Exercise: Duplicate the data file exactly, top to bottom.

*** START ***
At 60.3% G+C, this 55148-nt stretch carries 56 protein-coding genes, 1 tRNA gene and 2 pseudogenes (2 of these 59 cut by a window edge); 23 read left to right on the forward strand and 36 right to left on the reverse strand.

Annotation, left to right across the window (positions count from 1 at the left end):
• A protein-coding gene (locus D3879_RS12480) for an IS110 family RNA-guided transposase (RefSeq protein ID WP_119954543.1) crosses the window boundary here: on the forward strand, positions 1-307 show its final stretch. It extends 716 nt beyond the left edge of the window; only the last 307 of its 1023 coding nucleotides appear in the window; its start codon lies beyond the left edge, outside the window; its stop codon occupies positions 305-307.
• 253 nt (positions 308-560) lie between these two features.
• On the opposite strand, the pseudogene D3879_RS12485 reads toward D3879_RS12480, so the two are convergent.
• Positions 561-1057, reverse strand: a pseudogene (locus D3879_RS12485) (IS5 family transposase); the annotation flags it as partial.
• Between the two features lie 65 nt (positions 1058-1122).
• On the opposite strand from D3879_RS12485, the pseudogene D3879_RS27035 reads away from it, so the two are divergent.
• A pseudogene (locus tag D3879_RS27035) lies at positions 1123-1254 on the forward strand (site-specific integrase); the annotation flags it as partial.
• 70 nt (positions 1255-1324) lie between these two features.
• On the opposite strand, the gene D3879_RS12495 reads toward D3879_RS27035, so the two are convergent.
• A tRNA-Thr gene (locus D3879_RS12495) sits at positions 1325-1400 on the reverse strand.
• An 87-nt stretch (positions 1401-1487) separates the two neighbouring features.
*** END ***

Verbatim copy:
At 60.3% G+C, this 55148-nt stretch carries 56 protein-coding genes, 1 tRNA gene and 2 pseudogenes (2 of these 59 cut by a window edge); 23 read left to right on the forward strand and 36 right to left on the reverse strand.

Annotation, left to right across the window (positions count from 1 at the left end):
• A protein-coding gene (locus D3879_RS12480) for an IS110 family RNA-guided transposase (RefSeq protein ID WP_119954543.1) crosses the window boundary here: on the forward strand, positions 1-307 show its final stretch. It extends 716 nt beyond the left edge of the window; only the last 307 of its 1023 coding nucleotides appear in the window; its start codon lies beyond the left edge, outside the window; its stop codon occupies positions 305-307.
• 253 nt (positions 308-560) lie between these two features.
• On the opposite strand, the pseudogene D3879_RS12485 reads toward D3879_RS12480, so the two are convergent.
• Positions 561-1057, reverse strand: a pseudogene (locus D3879_RS12485) (IS5 family transposase); the annotation flags it as partial.
• Between the two features lie 65 nt (positions 1058-1122).
• On the opposite strand from D3879_RS12485, the pseudogene D3879_RS27035 reads away from it, so the two are divergent.
• A pseudogene (locus tag D3879_RS27035) lies at positions 1123-1254 on the forward strand (site-specific integrase); the annotation flags it as partial.
• 70 nt (positions 1255-1324) lie between these two features.
• On the opposite strand, the gene D3879_RS12495 reads toward D3879_RS27035, so the two are convergent.
• A tRNA-Thr gene (locus D3879_RS12495) sits at positions 1325-1400 on the reverse strand.
• An 87-nt stretch (positions 1401-1487) separates the two neighbouring features.